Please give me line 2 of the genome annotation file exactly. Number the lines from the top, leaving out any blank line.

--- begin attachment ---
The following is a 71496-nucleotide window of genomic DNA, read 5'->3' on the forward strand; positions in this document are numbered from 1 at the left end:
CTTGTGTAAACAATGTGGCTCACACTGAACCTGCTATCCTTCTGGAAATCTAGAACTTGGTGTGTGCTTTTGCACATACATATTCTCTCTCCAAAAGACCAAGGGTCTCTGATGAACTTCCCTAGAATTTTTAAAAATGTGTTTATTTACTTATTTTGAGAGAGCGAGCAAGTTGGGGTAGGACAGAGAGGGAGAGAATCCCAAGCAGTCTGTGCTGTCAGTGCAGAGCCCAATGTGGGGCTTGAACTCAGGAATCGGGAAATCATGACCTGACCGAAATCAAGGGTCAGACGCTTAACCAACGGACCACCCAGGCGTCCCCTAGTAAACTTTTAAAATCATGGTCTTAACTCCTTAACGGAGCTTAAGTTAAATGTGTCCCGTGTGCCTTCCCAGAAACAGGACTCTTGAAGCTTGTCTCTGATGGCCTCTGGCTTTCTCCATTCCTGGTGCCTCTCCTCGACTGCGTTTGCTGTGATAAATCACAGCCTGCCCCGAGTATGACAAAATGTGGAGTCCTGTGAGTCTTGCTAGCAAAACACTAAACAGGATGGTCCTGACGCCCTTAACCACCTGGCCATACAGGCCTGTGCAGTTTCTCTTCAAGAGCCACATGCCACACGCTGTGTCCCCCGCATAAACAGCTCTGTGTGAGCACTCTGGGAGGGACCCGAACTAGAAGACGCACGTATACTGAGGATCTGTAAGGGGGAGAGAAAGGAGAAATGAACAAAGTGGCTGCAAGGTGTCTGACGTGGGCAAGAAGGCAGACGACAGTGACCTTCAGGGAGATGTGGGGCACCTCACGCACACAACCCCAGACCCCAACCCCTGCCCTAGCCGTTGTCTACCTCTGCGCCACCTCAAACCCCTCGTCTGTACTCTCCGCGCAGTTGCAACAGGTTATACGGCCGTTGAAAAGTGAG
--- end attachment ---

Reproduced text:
CTTGTGTAAACAATGTGGCTCACACTGAACCTGCTATCCTTCTGGAAATCTAGAACTTGGTGTGTGCTTTTGCACATACATATTCTCTCTCCAAAAGACCAAGGGTCTCTGATGAACTTCCCTAGAATTTTTAAAAATGTGTTTATTTACTTATTTTGAGAGAGCGAGCAAGTTGGGGTAGGACAGAGAGGGAGAGAATCCCAAGCAGTCTGTGCTGTCAGTGCAGAGCCCAATGTGGGGCTTGAACTCAGGAATCGGGAAATCATGACCTGACCGAAATCAAGGGTCAGACGCTTAACCAACGGACCACCCAGGCGTCCCCTAGTAAACTTTTAAAATCATGGTCTTAACTCCTTAACGGAGCTTAAGTTAAATGTGTCCCGTGTGCCTTCCCAGAAACAGGACTCTTGAAGCTTGTCTCTGATGGCCTCTGGCTTTCTCCATTCCTGGTGCCTCTCCTCGACTGCGTTTGCTGTGATAAATCACAGCCTGCCCCGAGTATGACAAAATGTGGAGTCCTGTGAGTCTTGCTAGCAAAACACTAAACAGGATGGTCCTGACGCCCTTAACCACCTGGCCATACAGGCCTGTGCAGTTTCTCTTCAAGAGCCACATGCCACACGCTGTGTCCCCCGCATAAACAGCTCTGTGTGAGCACTCTGGGAGGGACCCGAACTAGAAGACGCACGTATACTGAGGATCTGTAAGGGGGAGAGAAAGGAGAAATGAACAAAGTGGCTGCAAGGTGTCTGACGTGGGCAAGAAGGCAGACGACAGTGACCTTCAGGGAGATGTGGGGCACCTCACGCACACAACCCCAGACCCCAACCCCTGCCCTAGCCGTTGTCTACCTCTGCGCCACCTCAAACCCCTCGTCTGTACTCTCCGCGCAGTTGCAACAGGTTATACGGCCGTTGAAAAGTGAG